Measuring Happiness Is Harder (But Maybe Also Easier) Than You Think
tl;dr: Experiential measures of subjective well-being solve, in a clear and obvious way, one possible threat to validity that affects global self-reports. The obviousness of this advantage, however, sometimes leads people to overlook the fact that experiential measures may have their own unique threats to validity. Specifically, the fact that experiential measures require respondents to repeatedly answer the same questions over and over again may pull for responses that deviate from what the researcher expects. Because we don’t know the relative impact of these distinct threats to validity, it is possible that, on balance, global reports provide a better way of assessing well-being.
I once heard a talk where someone used a reaction-time based measure to assess a psychological process. After hearing the claims about the psychological process, I asked what evidence the speaker had that this particular reaction-time based measure was valid. The speaker seemed surprised by the question. Based on his response, I think he assumed that reaction times were so obviously and inherently linked to the underlying process that no validity evidence was even needed. In fact, given the way he talked about the phenomenon, he seemed to think that the reaction times he collected weren’t measures of some underlying process as much as the process itself.
This example stuck with me because I see less extreme versions of this error somewhat frequently in research on subjective well-being. Specifically, when researchers compare global measures of well-being (measures like life satisfaction, which ask respondents to reflect on their life and make an overall judgment about how that life is going) to more experiential measures (where affect is assessed in the moment as it is happening), they sometimes take for granted that the experiential measures are somehow closer to the underlying process or construct and thus, require less evidence for validity. This is a problem because if the validity of a measure is assumed, then people may not bother to actually test it.
Testing the Validity of the Day Reconstruction Method
As I pointed out in my last post, the day reconstruction method [DRM] is an approach to measuring subjective well-being that is supposed to capture the richness of more traditional experiential measures like the experience sampling method [ESM], without the high burden that accompanies these alternatives. In the DRM, respondents are asked to reconstruct the experiences of a single prior day, dividing that day into specific episodes that are then rated for activities, experiences, and emotions. Because the time lag between experience and report is not long, and because the focus of the report is relatively constrained and concrete, it has been assumed that the DRM captures information that is quite similar to the ESM (Kahneman et al. 2004; see Robinson and Clore 2002, for a discussion of why this might just work). As I pointed out in the last post, however, the correspondence between the two approaches can vary pretty dramatically depending on the specific question that is being asked; and especially for within-person associations, convergence can be quite low (and you can take a look at the preprint for way more information than you’ll get in either of these two blog posts).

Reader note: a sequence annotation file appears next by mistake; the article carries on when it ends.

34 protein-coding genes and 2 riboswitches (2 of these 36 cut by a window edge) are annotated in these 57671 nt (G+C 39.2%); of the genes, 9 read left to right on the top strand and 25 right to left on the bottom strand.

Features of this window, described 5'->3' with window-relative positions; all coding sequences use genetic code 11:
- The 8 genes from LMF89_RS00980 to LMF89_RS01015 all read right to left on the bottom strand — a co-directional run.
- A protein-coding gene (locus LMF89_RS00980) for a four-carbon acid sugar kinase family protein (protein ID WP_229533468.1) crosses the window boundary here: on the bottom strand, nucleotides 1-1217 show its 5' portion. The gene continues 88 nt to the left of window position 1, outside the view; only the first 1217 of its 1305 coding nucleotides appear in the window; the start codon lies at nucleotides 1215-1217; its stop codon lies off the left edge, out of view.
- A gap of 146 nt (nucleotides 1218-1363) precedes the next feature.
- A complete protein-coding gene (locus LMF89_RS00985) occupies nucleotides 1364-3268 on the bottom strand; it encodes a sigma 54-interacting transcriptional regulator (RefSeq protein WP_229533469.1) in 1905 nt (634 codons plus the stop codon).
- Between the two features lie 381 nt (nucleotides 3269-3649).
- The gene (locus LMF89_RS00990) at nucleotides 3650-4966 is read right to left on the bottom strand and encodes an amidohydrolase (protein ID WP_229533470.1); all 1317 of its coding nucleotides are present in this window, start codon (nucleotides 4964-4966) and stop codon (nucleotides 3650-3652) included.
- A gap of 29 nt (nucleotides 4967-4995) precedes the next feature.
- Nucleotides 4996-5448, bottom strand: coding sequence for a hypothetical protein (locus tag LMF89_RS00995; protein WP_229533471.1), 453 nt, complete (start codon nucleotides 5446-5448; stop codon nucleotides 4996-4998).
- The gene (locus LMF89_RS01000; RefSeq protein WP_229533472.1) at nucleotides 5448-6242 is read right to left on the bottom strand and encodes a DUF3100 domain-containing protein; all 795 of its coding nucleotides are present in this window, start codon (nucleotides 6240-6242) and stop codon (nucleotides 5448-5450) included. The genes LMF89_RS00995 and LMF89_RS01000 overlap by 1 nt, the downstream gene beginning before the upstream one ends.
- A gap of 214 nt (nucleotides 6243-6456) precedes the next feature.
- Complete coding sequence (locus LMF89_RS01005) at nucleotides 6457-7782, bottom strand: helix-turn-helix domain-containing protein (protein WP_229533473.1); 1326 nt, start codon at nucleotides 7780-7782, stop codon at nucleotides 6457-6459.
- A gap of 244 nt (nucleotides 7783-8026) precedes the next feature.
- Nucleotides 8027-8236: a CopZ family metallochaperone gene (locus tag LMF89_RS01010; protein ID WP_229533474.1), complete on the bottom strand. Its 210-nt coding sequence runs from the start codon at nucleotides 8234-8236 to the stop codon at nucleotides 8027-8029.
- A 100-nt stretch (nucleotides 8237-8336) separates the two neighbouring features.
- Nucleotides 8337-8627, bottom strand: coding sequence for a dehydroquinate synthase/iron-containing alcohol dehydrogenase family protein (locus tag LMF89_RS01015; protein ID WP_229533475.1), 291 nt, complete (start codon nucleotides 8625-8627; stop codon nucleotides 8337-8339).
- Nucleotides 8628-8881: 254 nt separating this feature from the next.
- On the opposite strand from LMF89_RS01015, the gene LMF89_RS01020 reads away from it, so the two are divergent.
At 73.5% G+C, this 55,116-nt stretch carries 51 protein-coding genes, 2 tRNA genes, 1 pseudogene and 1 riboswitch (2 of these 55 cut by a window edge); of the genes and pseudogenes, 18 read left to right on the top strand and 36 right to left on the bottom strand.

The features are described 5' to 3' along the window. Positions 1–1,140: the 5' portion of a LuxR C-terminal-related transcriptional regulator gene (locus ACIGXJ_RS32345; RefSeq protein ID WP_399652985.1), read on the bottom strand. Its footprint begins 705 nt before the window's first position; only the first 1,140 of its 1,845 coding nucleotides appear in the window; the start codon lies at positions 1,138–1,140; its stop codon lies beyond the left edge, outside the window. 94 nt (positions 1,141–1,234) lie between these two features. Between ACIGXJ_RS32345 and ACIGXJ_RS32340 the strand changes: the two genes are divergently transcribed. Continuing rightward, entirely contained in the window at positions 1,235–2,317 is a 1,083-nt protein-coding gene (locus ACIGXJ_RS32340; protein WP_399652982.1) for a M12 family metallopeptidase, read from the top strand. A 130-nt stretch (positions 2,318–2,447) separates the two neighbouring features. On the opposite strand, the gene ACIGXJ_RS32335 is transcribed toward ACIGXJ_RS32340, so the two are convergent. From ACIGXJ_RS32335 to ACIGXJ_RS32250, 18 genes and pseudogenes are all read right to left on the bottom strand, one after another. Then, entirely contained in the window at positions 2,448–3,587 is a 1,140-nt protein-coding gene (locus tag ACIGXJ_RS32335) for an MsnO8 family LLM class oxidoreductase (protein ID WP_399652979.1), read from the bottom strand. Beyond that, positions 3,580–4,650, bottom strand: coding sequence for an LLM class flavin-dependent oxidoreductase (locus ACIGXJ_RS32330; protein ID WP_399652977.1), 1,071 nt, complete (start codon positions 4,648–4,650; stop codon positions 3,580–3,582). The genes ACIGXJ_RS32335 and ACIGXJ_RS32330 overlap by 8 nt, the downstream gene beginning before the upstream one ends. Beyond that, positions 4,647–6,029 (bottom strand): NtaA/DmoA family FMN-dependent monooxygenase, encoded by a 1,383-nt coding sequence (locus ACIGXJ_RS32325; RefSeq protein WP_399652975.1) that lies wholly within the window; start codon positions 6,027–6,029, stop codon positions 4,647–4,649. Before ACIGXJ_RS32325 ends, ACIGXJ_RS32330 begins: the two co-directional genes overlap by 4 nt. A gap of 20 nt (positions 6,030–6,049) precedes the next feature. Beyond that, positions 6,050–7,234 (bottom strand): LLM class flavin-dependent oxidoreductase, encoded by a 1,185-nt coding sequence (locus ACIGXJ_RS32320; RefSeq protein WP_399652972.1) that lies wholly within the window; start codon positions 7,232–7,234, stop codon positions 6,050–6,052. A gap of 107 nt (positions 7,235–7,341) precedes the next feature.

ESM Versus DRM
In addition to comparing ESM and DRM to one another, it is also useful to see how strongly they correlate with additional criteria. Unfortunately, deciding what measure to use as an external criterion is not an easy task, as there is no clear gold-standard measures of well-being that one can use to validate a new technique. In a series of papers, my colleagues and I have tried to examine the links between experiential measures and wide range of alternative forms of assessment and external criteria (not all of which will be covered in this post).